Leo Tolstoy: God Sees the Truth, But Waits
Ilya Repin. Leo Tolstoy in His Study. 1891. Oil on canvas.
IN the town of Vladimir lived a young merchant named Ivan Dmitritch Aksionov. He had two shops and a house of his own.
Aksionov was a handsome, fair-haired, curly-headed fellow, full of fun, and very fond of singing. When quite a young man he had been given to drink, and was riotous when he had had too much, but after he married he gave up drinking, except now and then. One summer Aksionov was going to the Nizhny Fair, and as he bade good-bye to his family, his wife said to him, "Ivan Dmitritch, do not start to-day; I have had a bad dream about you." Aksionov laughed, and said, "You are afraid that when I get to the fair I shall go on a spree." His wife replied: "I do not know what I am afraid of; all I know is that I had a bad dream. I dreamt you returned from the town, and when you took off your cap I saw that your hair was quite grey."
Aksionov laughed. "That's a lucky sign," said he. "See if I don't sell out all my goods, and bring you some presents from the fair."
So he said good-bye to his family, and drove away.
When he had travelled half-way, he met a merchant whom he knew, and they put up at the same inn for the night. They had some tea together, and then went to bed in adjoining rooms.
It was not Aksionov's habit to sleep late, and, wishing to travel while it was still cool, he aroused his driver before dawn, and told him to put in the horses.
Then he made his way across to the landlord of the inn (who lived in a cottage at the back), paid his bill, and continued his journey.
When he had gone about twenty-five miles, he stopped for the horses to be fed. Aksionov rested awhile in the passage of the inn, then he stepped out into the porch, and, ordering a samovar to be heated, got out his guitar and began to play.
Suddenly a troika drove up with tinkling bells and an official alighted, followed by two soldiers. He came to Aksionov and began to question him, asking him who he was and whence he came. Aksionov answered him fully, and said, "Won't you have some tea with me?" But the official went on cross-questioning him and asking him, "Where did you spend last night? Were you alone, or with a fellow-merchant? Did you see the other merchant this morning? Why did you leave the inn before dawn?"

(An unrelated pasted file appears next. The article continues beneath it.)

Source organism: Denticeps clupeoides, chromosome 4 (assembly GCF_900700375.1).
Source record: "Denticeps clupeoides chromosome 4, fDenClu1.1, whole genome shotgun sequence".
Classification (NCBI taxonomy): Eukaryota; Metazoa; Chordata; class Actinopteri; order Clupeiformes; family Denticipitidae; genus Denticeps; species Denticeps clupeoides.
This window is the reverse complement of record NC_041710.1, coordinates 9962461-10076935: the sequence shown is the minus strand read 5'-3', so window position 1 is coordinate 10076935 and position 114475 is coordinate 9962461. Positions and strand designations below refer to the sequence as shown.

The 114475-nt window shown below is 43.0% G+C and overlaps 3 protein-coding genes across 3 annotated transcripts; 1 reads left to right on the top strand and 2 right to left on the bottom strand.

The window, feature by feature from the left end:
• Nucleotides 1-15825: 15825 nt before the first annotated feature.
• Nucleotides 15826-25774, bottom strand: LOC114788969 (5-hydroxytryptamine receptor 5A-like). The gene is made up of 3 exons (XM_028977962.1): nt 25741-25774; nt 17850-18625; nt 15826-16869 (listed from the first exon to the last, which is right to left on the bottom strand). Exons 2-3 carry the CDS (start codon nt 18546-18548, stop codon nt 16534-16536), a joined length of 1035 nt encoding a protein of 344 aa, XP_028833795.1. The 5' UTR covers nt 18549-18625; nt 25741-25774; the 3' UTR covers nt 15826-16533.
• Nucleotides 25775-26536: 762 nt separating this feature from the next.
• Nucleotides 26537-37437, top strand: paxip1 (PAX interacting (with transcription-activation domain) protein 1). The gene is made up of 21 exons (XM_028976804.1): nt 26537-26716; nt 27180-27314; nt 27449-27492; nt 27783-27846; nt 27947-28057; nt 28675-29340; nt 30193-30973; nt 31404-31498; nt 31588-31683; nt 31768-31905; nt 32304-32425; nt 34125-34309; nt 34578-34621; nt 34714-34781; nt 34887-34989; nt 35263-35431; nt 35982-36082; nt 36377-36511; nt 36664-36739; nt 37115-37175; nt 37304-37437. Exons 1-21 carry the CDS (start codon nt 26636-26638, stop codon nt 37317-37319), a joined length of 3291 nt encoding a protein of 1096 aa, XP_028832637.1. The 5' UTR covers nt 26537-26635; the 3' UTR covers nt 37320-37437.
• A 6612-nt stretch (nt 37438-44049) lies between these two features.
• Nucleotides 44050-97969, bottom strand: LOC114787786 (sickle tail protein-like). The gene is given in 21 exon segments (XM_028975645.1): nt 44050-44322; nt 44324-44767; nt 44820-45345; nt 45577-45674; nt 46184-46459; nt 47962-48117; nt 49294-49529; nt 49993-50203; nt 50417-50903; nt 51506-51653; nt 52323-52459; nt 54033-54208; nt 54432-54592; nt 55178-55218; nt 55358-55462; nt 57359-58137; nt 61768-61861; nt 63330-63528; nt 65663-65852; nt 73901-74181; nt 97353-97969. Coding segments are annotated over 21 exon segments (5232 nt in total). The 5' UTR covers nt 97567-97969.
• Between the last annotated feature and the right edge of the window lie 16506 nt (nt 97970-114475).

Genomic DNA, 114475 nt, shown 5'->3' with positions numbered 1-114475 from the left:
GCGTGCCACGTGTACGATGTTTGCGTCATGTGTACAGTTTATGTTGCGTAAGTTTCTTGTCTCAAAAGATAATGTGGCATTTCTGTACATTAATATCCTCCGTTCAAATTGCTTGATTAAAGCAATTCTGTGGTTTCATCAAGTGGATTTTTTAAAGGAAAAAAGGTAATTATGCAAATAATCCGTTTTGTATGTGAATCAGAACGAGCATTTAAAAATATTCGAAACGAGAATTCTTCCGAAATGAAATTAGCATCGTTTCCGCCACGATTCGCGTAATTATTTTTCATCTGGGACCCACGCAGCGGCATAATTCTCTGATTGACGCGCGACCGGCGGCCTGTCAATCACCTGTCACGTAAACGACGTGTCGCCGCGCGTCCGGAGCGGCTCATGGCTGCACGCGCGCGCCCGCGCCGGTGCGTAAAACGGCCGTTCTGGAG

Aksionov wondered why he was asked all these questions, but he described all that had happened, and then added, "Why do you cross-question me as if I were a thief or a robber? I am travelling on business of my own, and there is no need to question me."
Then the official, calling the soldiers, said, "I am the police-officer of this district, and I question you because the merchant with whom you spent last night has been found with his throat cut. We must search your things."
They entered the house. The soldiers and the police-officer unstrapped Aksionov's luggage and searched it. Suddenly the officer drew a knife out of a bag, crying, "Whose knife is this?" Aksionov looked, and seeing a blood-stained knife taken from his bag, he was frightened. "How is it there is blood on this knife?"
Aksionov tried to answer, but could hardly utter a word, and only stammered: "I—don't know—not mine."
Then the police-officer said: "This morning the merchant was found in bed with his throat cut. You are the only person who could have done it. The house was locked from inside, and no one else was there. Here is this blood-stained knife in your bag, and your face and manner betray you! Tell me how you killed him, and how much money you stole?"
Aksionov swore he had not done it; that he had not seen the merchant after they had had tea together; that he had no money except eight thousand rubles of his own, and that the knife was not his. But his voice was broken, his face pale, and he trembled with fear as though he were guilty.